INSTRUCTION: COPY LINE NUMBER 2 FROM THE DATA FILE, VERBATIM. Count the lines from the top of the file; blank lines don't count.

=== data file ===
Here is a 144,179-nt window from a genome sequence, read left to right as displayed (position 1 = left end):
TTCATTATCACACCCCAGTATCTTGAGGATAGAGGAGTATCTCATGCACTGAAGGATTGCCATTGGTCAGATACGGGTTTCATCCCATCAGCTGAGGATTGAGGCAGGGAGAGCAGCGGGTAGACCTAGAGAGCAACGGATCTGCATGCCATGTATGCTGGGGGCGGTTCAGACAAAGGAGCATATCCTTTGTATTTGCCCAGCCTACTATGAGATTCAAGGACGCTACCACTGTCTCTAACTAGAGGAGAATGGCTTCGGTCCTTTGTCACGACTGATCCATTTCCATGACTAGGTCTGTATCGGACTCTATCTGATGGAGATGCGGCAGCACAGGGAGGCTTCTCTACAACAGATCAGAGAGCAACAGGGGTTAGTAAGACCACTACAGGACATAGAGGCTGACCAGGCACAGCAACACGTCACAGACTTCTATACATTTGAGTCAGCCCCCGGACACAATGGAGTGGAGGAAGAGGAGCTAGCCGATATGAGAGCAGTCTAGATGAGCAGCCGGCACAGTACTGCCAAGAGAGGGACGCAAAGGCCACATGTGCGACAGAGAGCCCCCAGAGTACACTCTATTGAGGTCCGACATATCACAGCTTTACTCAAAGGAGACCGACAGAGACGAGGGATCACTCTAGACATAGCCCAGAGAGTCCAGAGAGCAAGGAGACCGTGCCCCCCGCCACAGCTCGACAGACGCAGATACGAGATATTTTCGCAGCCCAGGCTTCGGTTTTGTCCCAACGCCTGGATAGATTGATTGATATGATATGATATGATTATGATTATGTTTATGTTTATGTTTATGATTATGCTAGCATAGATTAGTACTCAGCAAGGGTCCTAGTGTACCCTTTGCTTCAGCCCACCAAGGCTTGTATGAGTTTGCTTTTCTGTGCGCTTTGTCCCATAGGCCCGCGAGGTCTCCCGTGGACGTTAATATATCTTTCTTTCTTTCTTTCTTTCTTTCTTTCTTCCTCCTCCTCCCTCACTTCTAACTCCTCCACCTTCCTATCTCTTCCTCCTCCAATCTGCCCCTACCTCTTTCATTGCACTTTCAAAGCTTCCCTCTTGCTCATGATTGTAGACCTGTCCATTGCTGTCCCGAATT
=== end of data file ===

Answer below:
TTCATTATCACACCCCAGTATCTTGAGGATAGAGGAGTATCTCATGCACTGAAGGATTGCCATTGGTCAGATACGGGTTTCATCCCATCAGCTGAGGATTGAGGCAGGGAGAGCAGCGGGTAGACCTAGAGAGCAACGGATCTGCATGCCATGTATGCTGGGGGCGGTTCAGACAAAGGAGCATATCCTTTGTATTTGCCCAGCCTACTATGAGATTCAAGGACGCTACCACTGTCTCTAACTAGAGGAGAATGGCTTCGGTCCTTTGTCACGACTGATCCATTTCCATGACTAGGTCTGTATCGGACTCTATCTGATGGAGATGCGGCAGCACAGGGAGGCTTCTCTACAACAGATCAGAGAGCAACAGGGGTTAGTAAGACCACTACAGGACATAGAGGCTGACCAGGCACAGCAACACGTCACAGACTTCTATACATTTGAGTCAGCCCCCGGACACAATGGAGTGGAGGAAGAGGAGCTAGCCGATATGAGAGCAGTCTAGATGAGCAGCCGGCACAGTACTGCCAAGAGAGGGACGCAAAGGCCACATGTGCGACAGAGAGCCCCCAGAGTACACTCTATTGAGGTCCGACATATCACAGCTTTACTCAAAGGAGACCGACAGAGACGAGGGATCACTCTAGACATAGCCCAGAGAGTCCAGAGAGCAAGGAGACCGTGCCCCCCGCCACAGCTCGACAGACGCAGATACGAGATATTTTCGCAGCCCAGGCTTCGGTTTTGTCCCAACGCCTGGATAGATTGATTGATATGATATGATATGATTATGATTATGTTTATGTTTATGTTTATGATTATGCTAGCATAGATTAGTACTCAGCAAGGGTCCTAGTGTACCCTTTGCTTCAGCCCACCAAGGCTTGTATGAGTTTGCTTTTCTGTGCGCTTTGTCCCATAGGCCCGCGAGGTCTCCCGTGGACGTTAATATATCTTTCTTTCTTTCTTTCTTTCTTTCTTTCTTCCTCCTCCTCCCTCACTTCTAACTCCTCCACCTTCCTATCTCTTCCTCCTCCAATCTGCCCCTACCTCTTTCATTGCACTTTCAAAGCTTCCCTCTTGCTCATGATTGTAGACCTGTCCATTGCTGTCCCGAATT